Chap Ambrose’s website speaks of his frustration and dismay with Musk’s construction. “I’m actually an Elon fan,” Ambrose says, “so I was initially excited about what they would be doing. However, my direct experience working with the leadership team at The Boring Company has been disappointing and downright disrespectful. They’ve made lots of promises to neighbors and county officials but have not delivered.”

After being asked to sign an NDA when he requested site drawings, Chap later learned those drawings were public record. “Why doesn’t this public infrastructure company want transparency?” he asks. “How can we trust them to do the right thing underground when they’ve shown contempt for our minimal, rural permitting process?” Several neighbors have been asked to sign NDAs by Musk’s construction teams; most have refused.

Subsequent complaints followed.

Chap went to the Bastrop County Commissioner’s Court “to force them to install a legal septic system and submit driveway permits.” Texas’s transportation department reprimanded Boring for building an unpermitted driveway that it said posed traffic-safety concerns, and Bastrop County issued a violation over unauthorized wastewater holding tanks.

Chap states that he’s proud of Bastrop County for stepping up and forcing The Boring Company and SpaceX to follow the rules, “the same rules we all have to follow as Bastrop citizens.”

The neighborhood action group wants sensors around every tunnel that publish public data about water quality and any potential contaminants. They also want a team onsite with the tunneling crew providing transparency. “I’m working with every local and federal agency to ensure they’re following every applicable rule and regulation,” Chap explains. “But, unfortunately, the more I understand about what is legally required of them, the more violations I uncover.”

He has received tips from industry experts, former employees, and current employees. These include documented proof of unsafe working conditions, environmental issues, and ethical concerns. He has reported them to the relevant bodies.

“If Elon is going to prototype the world’s fastest tunneling operation in my neighborhood,” Chap explains, “then I expect the most innovative and transparent safety systems to go alongside it.”

Amy Weir, a local property owner, said Musk’s companies have “no doubt done amazing things,” but that there was no need for them to “reinvent wastewater treatment” when the city was ready to handle the job.

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I Owe My Soul to the Company Store

In a quirky aside to the Texas violations story, a new community outside Austin next to Boring and SpaceX facilities, dubbed Snailbrook, will serve as a place for Musk’s employees to live and work. Musk is said to have acquired 3,500 acres of land for this “Texas utopia” in Bastrop County. The name Snailbrook derives from The Boring Company’s directive to build machines that “move faster than a snail.” Evident are the beginnings of the small town, which currently houses some modular homes, several large buildings, a warehouse, a sports court, a pool, a gym, and a Montessori school.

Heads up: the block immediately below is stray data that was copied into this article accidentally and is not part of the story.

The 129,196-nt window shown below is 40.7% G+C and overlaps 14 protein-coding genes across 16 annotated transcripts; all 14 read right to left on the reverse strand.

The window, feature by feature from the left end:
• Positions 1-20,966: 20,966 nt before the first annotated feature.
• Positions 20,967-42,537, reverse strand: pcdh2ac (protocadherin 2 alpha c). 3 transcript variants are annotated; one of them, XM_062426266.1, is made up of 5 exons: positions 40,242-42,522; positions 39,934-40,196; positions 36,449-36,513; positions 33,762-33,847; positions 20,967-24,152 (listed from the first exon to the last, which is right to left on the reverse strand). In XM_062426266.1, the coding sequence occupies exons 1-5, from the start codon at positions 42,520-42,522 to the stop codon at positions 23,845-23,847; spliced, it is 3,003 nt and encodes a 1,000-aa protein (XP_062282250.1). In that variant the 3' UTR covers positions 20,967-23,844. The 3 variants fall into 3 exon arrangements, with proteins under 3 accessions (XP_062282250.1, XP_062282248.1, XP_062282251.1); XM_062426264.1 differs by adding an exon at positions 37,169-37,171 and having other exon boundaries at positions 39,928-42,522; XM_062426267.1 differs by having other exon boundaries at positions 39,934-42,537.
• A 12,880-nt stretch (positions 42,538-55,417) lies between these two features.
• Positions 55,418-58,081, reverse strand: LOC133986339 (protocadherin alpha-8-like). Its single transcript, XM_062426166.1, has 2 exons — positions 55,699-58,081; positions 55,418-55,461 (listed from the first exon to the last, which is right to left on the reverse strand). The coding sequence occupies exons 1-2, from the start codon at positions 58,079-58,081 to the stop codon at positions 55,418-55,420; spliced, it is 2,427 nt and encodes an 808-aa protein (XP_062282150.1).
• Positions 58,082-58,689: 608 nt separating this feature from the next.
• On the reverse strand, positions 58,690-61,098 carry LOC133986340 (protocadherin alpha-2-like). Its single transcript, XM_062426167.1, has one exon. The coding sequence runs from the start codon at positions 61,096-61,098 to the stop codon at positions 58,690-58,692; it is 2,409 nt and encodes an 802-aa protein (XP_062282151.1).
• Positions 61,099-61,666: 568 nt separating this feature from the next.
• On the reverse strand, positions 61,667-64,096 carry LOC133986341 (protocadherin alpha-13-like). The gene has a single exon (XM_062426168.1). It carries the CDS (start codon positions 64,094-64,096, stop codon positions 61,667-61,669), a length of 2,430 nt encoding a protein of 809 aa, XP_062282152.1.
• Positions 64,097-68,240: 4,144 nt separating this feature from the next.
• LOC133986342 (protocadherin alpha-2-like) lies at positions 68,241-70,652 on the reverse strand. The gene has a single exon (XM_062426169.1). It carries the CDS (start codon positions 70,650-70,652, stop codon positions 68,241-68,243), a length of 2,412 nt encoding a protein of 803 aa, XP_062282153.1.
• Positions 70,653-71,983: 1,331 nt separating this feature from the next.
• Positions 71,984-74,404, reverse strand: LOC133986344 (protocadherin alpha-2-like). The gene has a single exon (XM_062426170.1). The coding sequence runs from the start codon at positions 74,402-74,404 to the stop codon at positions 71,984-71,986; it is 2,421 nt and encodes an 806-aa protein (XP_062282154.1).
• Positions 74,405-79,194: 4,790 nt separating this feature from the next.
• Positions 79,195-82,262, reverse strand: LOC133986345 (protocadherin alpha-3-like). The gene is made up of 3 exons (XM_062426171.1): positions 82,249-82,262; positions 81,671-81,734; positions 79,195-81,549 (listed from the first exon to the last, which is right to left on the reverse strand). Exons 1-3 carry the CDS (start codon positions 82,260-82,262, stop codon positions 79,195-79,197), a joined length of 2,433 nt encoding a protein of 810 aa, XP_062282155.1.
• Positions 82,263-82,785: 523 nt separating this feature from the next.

The county has already approved streets called Boring Boulevard, Waterjet Way, and Cutterhead Crossing. Initial plans are to charge employees who live in Snailbrook a very reasonable $800 per month in rent. Kanye West and Grimes were consultants to the project.

“He is incredibly bright, he’s been incredibly successful, and he’s done things that are extremely hard,” Maurice Schweitzer, a management professor at the University of Pennsylvania’s Wharton School, said of Musk. But that success, he added, has “caused him some conceit where he feels entitled and he feels a sense of being special in a way that’s caused him to overextend himself.”

Texas Governor Greg Abbott (R) praises Musk, saying, “There is no greater entrepreneur in the entire world.” The Washington Post reported that Musk stood in front of a Cybertruck decorated with US and Texas flags while thanking the state for supporting him and helping him move fast.

Featured image from Keep Bastrop Boring/Chap Ambrose on YouTube

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Carolyn Fortuna

Carolyn Fortuna, PhD, is a writer, researcher, and educator with a lifelong dedication to ecojustice. Carolyn has won awards from the Anti-Defamation League, The International Literacy Association, and The Leavey Foundation. Carolyn is a small-time investor in Tesla and an owner of a 2022 Tesla Model Y as well as a 2017 Chevy Bolt. Please follow Carolyn on Substack: